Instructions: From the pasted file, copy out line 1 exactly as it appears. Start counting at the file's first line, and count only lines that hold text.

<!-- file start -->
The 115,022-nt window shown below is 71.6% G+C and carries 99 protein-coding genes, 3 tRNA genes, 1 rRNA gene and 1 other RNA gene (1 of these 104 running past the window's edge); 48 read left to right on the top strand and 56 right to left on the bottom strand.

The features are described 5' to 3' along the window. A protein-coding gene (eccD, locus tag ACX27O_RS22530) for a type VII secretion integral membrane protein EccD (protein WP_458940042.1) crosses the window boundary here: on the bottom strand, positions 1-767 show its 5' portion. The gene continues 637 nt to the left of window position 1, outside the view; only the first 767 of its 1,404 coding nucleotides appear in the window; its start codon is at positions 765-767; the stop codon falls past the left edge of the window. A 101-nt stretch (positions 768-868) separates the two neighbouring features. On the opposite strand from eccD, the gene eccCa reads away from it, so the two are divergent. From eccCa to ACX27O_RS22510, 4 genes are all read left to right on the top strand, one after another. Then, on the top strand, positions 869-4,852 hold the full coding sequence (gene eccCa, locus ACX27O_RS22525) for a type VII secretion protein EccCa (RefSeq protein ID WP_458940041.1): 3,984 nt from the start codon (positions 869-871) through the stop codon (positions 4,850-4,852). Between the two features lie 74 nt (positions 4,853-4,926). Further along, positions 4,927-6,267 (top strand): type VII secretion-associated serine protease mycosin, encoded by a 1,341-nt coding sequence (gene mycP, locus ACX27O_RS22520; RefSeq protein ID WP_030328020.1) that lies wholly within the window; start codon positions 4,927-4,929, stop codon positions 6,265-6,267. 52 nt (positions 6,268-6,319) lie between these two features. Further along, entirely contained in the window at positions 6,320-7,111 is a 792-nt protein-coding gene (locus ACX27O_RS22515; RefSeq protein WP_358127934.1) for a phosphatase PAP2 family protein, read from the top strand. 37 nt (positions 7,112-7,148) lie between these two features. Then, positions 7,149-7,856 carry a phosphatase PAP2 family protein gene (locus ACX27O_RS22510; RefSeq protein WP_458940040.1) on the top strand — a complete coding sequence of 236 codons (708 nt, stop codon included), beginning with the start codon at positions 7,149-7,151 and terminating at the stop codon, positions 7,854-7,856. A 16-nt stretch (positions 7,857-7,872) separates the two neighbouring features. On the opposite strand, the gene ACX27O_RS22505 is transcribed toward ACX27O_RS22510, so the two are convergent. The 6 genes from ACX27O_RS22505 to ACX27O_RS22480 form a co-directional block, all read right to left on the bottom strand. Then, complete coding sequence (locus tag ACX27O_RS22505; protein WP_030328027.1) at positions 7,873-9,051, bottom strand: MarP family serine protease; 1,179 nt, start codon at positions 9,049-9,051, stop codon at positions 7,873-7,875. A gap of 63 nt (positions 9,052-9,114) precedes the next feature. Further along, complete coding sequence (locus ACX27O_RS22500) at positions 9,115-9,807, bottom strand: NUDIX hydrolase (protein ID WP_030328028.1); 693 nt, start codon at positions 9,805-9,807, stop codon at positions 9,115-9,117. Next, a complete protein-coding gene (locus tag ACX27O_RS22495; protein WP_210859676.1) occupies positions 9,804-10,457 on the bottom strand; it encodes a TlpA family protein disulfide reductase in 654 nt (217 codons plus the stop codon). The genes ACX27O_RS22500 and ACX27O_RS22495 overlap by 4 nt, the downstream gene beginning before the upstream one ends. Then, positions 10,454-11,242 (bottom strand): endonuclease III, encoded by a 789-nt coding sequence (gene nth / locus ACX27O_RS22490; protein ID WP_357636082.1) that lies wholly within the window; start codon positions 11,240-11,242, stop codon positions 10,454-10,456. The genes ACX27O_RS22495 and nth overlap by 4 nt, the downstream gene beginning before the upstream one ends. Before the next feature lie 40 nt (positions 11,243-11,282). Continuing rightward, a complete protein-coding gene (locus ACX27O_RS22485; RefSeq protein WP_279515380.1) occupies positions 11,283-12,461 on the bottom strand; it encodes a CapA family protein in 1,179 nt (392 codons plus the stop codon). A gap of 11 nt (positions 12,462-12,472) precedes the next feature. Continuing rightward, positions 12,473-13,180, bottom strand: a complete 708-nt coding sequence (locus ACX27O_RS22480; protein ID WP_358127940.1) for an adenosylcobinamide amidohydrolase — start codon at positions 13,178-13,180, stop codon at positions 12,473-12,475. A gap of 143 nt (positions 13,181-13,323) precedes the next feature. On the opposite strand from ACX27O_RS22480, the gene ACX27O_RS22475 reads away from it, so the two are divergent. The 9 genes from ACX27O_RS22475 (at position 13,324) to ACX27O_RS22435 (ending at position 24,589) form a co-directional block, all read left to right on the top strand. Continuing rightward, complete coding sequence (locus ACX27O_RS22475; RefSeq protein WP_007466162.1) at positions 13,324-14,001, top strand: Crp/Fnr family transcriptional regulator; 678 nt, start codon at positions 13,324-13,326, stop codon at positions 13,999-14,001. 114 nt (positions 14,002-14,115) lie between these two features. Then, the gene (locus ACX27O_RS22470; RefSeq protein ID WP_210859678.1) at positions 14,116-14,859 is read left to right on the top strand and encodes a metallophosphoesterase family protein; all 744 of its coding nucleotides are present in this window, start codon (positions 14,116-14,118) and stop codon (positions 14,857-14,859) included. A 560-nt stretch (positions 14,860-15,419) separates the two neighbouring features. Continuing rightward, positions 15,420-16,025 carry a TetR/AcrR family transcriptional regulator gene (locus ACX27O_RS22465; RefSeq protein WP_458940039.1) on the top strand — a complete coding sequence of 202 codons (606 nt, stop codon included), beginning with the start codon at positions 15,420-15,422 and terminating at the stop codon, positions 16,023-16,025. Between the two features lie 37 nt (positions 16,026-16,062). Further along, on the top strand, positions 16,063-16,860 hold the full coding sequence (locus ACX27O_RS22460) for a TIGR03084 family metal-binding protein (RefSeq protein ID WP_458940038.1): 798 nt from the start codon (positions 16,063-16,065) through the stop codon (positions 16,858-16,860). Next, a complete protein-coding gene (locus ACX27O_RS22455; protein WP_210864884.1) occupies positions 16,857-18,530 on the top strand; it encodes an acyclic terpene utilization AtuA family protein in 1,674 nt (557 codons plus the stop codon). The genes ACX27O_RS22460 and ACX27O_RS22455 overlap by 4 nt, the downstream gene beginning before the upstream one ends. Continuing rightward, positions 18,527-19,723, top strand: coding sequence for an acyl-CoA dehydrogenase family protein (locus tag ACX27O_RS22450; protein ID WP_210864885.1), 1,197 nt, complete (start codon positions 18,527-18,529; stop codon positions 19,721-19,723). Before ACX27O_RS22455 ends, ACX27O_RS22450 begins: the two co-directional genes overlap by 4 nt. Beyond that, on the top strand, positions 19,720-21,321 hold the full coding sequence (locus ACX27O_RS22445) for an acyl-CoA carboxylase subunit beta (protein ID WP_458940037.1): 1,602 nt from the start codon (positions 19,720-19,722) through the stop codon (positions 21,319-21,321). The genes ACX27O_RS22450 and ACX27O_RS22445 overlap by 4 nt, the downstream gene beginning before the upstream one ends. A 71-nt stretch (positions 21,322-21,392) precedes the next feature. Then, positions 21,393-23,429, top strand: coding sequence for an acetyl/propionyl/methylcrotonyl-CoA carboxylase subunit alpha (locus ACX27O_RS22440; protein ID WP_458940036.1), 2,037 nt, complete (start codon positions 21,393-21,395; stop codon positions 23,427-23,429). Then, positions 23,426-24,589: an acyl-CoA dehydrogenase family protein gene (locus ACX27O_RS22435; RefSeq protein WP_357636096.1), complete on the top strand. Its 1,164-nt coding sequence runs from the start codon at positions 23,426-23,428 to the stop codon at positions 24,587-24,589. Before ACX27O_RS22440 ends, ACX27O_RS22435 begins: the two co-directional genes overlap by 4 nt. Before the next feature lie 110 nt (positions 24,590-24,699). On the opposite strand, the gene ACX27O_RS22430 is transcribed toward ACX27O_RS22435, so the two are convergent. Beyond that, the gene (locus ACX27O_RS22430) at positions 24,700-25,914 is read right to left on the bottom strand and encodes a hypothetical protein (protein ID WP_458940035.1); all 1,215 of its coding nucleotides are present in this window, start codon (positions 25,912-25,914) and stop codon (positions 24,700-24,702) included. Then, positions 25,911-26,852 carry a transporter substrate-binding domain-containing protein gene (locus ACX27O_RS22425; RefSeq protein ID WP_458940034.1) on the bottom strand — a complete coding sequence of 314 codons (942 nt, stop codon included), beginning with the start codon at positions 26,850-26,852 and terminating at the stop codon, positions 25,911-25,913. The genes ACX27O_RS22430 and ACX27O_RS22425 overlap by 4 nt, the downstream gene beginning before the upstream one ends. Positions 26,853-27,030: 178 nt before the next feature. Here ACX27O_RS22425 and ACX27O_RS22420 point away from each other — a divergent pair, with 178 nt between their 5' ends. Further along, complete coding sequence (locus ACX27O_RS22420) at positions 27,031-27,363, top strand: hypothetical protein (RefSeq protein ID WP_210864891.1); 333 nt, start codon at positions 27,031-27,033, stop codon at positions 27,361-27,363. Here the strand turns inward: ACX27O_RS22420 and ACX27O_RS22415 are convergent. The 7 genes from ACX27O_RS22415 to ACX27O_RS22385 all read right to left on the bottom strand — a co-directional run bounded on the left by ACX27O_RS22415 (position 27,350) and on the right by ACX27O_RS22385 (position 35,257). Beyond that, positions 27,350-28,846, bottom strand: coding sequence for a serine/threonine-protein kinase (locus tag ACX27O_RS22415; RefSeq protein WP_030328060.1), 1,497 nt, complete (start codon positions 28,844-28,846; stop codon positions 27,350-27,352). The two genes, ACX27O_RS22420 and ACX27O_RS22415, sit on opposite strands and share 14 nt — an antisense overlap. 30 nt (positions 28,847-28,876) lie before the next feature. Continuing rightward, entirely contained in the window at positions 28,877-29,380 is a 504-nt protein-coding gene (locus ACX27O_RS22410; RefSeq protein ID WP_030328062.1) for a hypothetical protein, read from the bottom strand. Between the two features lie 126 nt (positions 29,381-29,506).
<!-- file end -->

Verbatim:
The 115,022-nt window shown below is 71.6% G+C and carries 99 protein-coding genes, 3 tRNA genes, 1 rRNA gene and 1 other RNA gene (1 of these 104 running past the window's edge); 48 read left to right on the top strand and 56 right to left on the bottom strand.